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1:15 PM **Coastal storm threat continues for the late weekend…accumulating snow a possibility from DC-to-Philly-to-NYC**

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Weather forecasting and analysis, space and historic events, climate information

1:15 PM **Coastal storm threat continues for the late weekend…accumulating snow a possibility from DC-to-Philly-to-NYC**

Paul Dorian

Overview
Today and Thursday will be quite mild in the Mid-Atlantic region with high temperatures well up in the 60’s in most spots and perhaps even 70+ degrees in the DC metro region.  A cold front will arrive on Thursday and its passage will send high temperatures down some ten degrees or so between tomorrow afternoon and Friday afternoon.  An even more important and stronger cold front will push through the region late Friday and this frontal passage will usher in noticeably colder (Arctic) air for the weekend as cold high pressure builds to our north.  By Sunday, attention will shift to the east coast as it is quite likely that a storm will form near the Mid-Atlantic coastline and - given the cold air that will be in place - there is a possibility for accumulating snow in the DC-to-Philly-to-NYC corridor.  By the way, looking far ahead, there are signs for multiple cold air outbreaks as we wind down the month of March and begin April.  

 Latest Arctic Oscillation (AO) and North Atlantic Oscillation (NAO) index forecasts (shown in red); courtesy NOAA

Latest Arctic Oscillation (AO) and North Atlantic Oscillation (NAO) index forecasts (shown in red); courtesy NOAA

Late weekend coastal storm threat
Signs continue to point to a storm forming near the Mid-Atlantic coastline on Sunday and it could be just cold enough for this potential storm to produce accumulating snow in the I-95 corridor.   There are still several days to go before this possible event and many different solutions are still on the table.  One possible solution – the least likely in my opinion - is that a storm develops and it takes an inland track producing only rain in the I-95 corridor.  Another possibility is that any storm that forms on Sunday stays far enough out-to-sea that it produces only a minor impact on the I-95 corridor or perhaps even no impact at all.  Finally, there is the chance that a storm forms just off the Mid-Atlantic coastline on Sunday and it intensifies rapidly as it pulls to the northeast.  Given this particular storm track near the coast, the result could very well be accumulating snow in the immediate I-95 corridor.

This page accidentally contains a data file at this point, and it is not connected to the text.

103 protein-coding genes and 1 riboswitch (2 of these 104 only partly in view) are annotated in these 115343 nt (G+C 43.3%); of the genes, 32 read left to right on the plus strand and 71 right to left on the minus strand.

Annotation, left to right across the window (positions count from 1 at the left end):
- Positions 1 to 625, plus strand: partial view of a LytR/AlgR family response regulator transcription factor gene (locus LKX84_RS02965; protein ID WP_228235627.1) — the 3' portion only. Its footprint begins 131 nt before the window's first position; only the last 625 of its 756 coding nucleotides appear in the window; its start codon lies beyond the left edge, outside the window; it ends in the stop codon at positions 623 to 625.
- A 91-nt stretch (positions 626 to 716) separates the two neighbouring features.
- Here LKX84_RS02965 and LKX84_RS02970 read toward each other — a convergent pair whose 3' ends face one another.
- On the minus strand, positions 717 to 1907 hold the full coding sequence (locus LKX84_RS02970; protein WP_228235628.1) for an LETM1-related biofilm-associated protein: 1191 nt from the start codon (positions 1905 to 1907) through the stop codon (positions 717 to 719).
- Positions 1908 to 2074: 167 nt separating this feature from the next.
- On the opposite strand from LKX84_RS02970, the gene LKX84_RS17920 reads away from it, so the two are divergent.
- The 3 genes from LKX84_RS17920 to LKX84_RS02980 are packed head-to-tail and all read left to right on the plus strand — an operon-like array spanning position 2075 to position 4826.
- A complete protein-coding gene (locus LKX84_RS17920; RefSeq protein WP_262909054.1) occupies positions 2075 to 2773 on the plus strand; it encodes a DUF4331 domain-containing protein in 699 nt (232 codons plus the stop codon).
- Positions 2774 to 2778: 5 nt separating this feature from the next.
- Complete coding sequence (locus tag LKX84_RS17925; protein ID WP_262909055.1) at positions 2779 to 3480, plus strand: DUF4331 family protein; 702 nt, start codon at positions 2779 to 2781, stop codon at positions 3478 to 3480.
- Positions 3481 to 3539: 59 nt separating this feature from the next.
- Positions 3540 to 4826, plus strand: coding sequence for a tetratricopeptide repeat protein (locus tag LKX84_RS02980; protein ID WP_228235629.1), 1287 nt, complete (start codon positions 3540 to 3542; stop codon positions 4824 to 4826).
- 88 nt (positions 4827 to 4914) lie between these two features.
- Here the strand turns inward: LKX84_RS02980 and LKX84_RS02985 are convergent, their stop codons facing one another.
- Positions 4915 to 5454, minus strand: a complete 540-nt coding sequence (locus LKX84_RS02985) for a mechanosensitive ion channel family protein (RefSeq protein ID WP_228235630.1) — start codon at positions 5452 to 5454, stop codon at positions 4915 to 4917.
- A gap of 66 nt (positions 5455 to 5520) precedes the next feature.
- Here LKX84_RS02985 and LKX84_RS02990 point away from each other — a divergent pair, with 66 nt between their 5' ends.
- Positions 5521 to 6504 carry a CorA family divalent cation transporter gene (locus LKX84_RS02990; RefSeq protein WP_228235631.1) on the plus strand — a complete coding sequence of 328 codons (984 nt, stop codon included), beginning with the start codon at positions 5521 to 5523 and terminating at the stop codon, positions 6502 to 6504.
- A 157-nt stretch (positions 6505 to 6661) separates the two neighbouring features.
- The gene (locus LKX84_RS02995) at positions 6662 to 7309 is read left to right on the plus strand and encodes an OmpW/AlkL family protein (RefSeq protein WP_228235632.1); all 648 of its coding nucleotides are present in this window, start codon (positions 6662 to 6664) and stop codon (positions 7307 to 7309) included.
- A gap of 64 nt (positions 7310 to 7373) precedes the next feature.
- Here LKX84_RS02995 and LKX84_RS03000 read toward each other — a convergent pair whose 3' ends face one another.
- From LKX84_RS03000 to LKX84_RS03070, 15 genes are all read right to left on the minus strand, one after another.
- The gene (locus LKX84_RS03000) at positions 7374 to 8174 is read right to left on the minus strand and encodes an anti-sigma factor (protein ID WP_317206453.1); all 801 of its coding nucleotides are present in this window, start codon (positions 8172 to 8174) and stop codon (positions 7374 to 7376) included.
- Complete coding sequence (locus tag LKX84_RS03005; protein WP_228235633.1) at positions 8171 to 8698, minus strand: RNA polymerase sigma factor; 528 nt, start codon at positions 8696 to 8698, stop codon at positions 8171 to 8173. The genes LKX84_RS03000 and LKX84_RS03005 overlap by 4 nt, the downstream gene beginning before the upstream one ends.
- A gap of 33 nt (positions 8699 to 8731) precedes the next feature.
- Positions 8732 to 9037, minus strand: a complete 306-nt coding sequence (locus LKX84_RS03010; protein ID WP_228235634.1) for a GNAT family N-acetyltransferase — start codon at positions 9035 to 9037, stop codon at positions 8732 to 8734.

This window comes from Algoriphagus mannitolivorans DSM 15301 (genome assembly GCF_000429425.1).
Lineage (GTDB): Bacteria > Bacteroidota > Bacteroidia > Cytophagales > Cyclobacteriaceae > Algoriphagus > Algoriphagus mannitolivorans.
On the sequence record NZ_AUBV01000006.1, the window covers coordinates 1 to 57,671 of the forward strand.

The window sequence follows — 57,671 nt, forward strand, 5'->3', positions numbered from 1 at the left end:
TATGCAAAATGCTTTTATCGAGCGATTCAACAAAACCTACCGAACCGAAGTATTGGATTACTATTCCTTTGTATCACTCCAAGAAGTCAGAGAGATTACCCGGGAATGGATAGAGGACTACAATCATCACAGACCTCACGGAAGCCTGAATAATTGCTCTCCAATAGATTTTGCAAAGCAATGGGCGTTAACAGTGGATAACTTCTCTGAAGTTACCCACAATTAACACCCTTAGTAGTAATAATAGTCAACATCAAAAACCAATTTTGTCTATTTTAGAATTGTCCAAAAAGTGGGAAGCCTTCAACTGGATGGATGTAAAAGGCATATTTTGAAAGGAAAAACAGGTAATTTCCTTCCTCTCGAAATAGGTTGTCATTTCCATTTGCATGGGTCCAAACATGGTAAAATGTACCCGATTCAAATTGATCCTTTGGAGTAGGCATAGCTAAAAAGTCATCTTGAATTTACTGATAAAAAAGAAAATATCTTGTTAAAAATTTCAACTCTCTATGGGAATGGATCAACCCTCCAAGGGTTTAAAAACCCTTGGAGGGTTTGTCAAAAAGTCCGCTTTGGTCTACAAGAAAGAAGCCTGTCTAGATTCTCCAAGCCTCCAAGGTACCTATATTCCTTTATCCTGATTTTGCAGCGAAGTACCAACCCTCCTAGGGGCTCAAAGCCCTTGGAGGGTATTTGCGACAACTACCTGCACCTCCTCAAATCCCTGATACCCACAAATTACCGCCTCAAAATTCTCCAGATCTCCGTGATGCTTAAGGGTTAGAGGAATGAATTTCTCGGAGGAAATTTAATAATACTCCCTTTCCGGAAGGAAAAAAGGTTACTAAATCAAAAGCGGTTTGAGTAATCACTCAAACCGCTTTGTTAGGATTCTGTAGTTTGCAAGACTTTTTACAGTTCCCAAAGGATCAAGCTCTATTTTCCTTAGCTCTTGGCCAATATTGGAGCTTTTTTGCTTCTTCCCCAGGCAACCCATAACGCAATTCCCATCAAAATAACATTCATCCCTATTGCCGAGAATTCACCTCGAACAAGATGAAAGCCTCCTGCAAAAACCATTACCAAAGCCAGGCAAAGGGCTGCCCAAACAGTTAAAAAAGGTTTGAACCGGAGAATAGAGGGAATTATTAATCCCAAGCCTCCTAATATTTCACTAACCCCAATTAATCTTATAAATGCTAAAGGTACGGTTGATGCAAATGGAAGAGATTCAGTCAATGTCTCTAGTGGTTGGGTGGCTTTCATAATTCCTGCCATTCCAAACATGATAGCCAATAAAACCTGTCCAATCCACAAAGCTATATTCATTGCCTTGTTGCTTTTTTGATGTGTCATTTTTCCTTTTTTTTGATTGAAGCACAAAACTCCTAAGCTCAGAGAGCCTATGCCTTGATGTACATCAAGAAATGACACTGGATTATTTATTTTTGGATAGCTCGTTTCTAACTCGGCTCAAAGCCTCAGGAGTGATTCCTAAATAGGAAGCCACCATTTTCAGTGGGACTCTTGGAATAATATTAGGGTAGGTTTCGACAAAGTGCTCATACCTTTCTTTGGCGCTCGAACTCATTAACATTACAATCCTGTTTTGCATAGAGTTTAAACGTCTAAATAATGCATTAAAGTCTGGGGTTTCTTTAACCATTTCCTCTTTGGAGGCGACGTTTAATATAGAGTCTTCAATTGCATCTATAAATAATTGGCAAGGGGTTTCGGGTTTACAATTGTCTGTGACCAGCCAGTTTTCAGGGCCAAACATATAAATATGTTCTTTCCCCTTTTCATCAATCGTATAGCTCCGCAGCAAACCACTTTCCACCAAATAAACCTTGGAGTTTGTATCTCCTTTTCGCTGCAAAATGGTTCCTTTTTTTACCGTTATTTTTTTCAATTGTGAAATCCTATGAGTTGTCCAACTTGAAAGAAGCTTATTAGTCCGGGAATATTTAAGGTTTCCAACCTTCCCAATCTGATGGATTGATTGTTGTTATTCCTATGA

Signals from NAO and AO indices
The solution for an inland type of storm late in the weekend is probably the least likely given the signs coming from the North Atlantic Oscillation (NAO) and Arctic Oscillation (AO) indices. Both of these are forecasted to drop into negative territory (above) over the next couple of days and that generally favors a coastal storm track as opposed to an "inland runner".  Indeed, negative NAO and AO indices this time of year generally favor a colder solution in the I-95 corridor with cold air farther to the south and east (i.e., towards the coastline) and a storm track near or just east of the coastline.  

 12Z GFS forecast map for Sunday evening (blue=snow, green=rain); map courtesy tropicaltidbits.com, NOAA

12Z GFS forecast map for Sunday evening (blue=snow, green=rain); map courtesy tropicaltidbits.com, NOAA

Computer model forecasts
Yesterday's 12Z GFS model forecast for Sunday evening suggested there would be a storm late in the weekend, but it was positioned well off the east coast.  However, there were clues that the GFS could “correct” its "out-to-sea" prediction by ultimately shifting the storm track farther to the north and west as the event time approached.  Indeed, today’s 12Z GFS forecast map for Sunday evening (above) has a "closer to the coast" scenario and snow (blue) falls from DC-to-Philly-to-NYC.  In addition, today’s 12Z Canadian forecast model (below) generally supports this notion as it has a rather intense coastal storm near the Mid-Atlantic coastline on Sunday night which generates snow in the same I-95 corridor region (blue).  Finally, the latest Euro model from 12Z has shifted quite a bit from its model run of last night which featured much more of an "out-to-sea" solution (see below).  

Stay tuned - this will be closely monitored over the next few days.     

 12Z Canadian forecast map for Sunday evening (blue=snow, gree=rain); map courtesy tropicaltidbits.com, NOAA

12Z Canadian forecast map for Sunday evening (blue=snow, gree=rain); map courtesy tropicaltidbits.com, NOAA

 Big changes between last night's 00Z Euro model run (right) and today's 12Z run (left) with respect to the placement of the coastal low and its precipitation shield; map courtesy WSI

Big changes between last night's 00Z Euro model run (right) and today's 12Z run (left) with respect to the placement of the coastal low and its precipitation shield; map courtesy WSI

Meteorologist Paul Dorian
Vencore, Inc.